How To Fix The NHS IT Problem

Have you seen the current budget for NHS IT? How @*#!ing much? And that is just for one country . Now, apparently, it is a massive project never undertaken before with ambitious goals etc. etc. Rubbish. It is a very small copy of something we call the internet. It is based on a (average) modest few megabytes of data per patient, mostly housed locally to that patient by his doctor. Up the chain from that would be a handful of consultants in his local area. If the case is rare then there might be a consultant out of the region entirely looking at it.

So, what's the problem? Apparently it has to hold many different types of things for the patient. Yeah, right. All of these types of things will be media of some kind inevitably displayed on a Windows XP box in the nurse's office. Apparently the database will be massive. Yeah, again rubbish. Most people will probably have more megabytes of photos online on their social network (operating for free). There are severe implications for security of data. Again, can I say online banking?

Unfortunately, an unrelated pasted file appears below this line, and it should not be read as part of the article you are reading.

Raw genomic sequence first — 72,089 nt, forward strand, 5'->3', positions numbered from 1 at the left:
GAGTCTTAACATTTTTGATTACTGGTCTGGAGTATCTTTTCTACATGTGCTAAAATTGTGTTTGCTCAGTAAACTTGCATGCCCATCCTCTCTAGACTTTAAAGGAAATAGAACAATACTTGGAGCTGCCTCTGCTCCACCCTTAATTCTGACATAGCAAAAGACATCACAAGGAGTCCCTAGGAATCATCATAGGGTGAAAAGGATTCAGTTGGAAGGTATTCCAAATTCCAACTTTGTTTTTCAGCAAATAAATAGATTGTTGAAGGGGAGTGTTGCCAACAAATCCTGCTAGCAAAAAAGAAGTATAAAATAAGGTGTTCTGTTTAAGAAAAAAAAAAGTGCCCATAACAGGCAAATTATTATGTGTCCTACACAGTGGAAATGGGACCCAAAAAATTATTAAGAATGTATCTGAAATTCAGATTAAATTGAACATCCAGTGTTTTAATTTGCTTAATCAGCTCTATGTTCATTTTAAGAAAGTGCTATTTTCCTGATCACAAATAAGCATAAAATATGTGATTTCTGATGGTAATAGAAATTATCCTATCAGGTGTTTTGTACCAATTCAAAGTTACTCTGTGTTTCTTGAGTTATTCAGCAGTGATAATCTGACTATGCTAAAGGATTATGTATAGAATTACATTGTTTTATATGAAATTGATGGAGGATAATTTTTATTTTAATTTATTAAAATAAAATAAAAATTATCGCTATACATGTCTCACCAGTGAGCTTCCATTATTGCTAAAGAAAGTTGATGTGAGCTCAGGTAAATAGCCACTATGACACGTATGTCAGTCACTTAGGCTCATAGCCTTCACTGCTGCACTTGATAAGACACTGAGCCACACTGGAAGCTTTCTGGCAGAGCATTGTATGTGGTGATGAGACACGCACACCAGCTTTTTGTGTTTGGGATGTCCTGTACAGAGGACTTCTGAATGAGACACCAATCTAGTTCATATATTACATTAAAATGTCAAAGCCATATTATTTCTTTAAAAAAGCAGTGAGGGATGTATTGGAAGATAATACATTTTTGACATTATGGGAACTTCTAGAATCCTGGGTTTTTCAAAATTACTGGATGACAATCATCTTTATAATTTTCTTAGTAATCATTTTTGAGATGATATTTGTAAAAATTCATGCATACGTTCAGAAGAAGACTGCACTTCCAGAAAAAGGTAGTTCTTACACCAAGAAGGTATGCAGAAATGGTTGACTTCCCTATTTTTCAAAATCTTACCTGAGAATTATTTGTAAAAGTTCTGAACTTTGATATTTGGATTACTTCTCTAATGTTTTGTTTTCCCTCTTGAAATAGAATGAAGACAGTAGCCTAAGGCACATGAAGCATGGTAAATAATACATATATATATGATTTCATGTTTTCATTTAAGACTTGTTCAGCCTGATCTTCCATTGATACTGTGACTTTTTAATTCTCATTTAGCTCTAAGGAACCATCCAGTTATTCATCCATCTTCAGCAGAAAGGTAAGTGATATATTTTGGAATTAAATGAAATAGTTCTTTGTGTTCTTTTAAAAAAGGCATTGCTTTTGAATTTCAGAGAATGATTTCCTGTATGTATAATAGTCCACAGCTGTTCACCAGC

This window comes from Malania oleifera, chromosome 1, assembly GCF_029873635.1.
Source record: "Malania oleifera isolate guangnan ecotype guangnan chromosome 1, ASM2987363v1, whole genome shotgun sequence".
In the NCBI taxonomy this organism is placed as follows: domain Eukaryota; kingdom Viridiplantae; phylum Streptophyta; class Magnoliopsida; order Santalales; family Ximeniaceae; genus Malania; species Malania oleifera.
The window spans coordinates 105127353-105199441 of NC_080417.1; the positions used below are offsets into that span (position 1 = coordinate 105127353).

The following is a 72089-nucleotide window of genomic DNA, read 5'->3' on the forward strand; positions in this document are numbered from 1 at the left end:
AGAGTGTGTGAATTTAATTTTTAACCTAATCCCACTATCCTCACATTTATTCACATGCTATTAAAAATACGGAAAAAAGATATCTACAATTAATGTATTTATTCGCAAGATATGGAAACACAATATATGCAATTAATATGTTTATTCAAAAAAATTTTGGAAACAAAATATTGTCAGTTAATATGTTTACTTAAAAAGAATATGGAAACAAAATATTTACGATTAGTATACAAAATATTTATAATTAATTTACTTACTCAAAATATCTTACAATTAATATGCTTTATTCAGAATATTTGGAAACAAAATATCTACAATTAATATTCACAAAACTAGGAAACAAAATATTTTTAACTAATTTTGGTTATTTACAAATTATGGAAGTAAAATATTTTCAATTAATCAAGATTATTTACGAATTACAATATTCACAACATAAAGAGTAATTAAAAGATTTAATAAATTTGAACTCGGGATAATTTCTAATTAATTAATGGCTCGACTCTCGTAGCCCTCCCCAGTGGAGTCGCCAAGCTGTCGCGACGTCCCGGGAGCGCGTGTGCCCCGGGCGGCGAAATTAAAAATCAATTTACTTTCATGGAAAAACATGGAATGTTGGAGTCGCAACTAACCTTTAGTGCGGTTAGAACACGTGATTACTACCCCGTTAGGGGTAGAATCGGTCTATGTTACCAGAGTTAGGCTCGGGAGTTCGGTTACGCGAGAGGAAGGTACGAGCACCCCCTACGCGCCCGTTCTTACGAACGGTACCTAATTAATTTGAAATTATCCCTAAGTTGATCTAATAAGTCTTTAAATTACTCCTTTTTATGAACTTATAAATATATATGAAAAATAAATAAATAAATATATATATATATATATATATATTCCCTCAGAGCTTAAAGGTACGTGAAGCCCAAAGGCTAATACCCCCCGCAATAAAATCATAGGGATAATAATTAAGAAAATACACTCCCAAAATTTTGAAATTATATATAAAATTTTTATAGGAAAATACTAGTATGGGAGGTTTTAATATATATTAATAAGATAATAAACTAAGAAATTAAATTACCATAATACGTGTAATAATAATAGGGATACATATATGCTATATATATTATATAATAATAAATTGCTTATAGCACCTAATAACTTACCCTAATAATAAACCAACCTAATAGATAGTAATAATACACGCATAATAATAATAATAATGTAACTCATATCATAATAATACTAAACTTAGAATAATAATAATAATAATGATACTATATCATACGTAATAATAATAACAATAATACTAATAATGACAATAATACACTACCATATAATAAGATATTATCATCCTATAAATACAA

The web can do verything they want, though it really shouldn't be over the public internet. But the technology underlying it is free, open and secure. Much more so than any system that a contracted company is going to write could hope to match. The system has to be scalable and reliable. Check. Secure yet open. Check. Hideously complicated, likely to ignore the needs of its users, liable to failure and overpriced? Nope, fails on that one. I have done database and comms work for a living since I were a little seedling. Looking at the loads and distribution this stuff can be done for next to nowt (in Government IT budget terms). I could do the job for ten percent of what they are going to pay, and the vast majority of that would go on buying an island and building a lair inside a fake volcano with an opening top.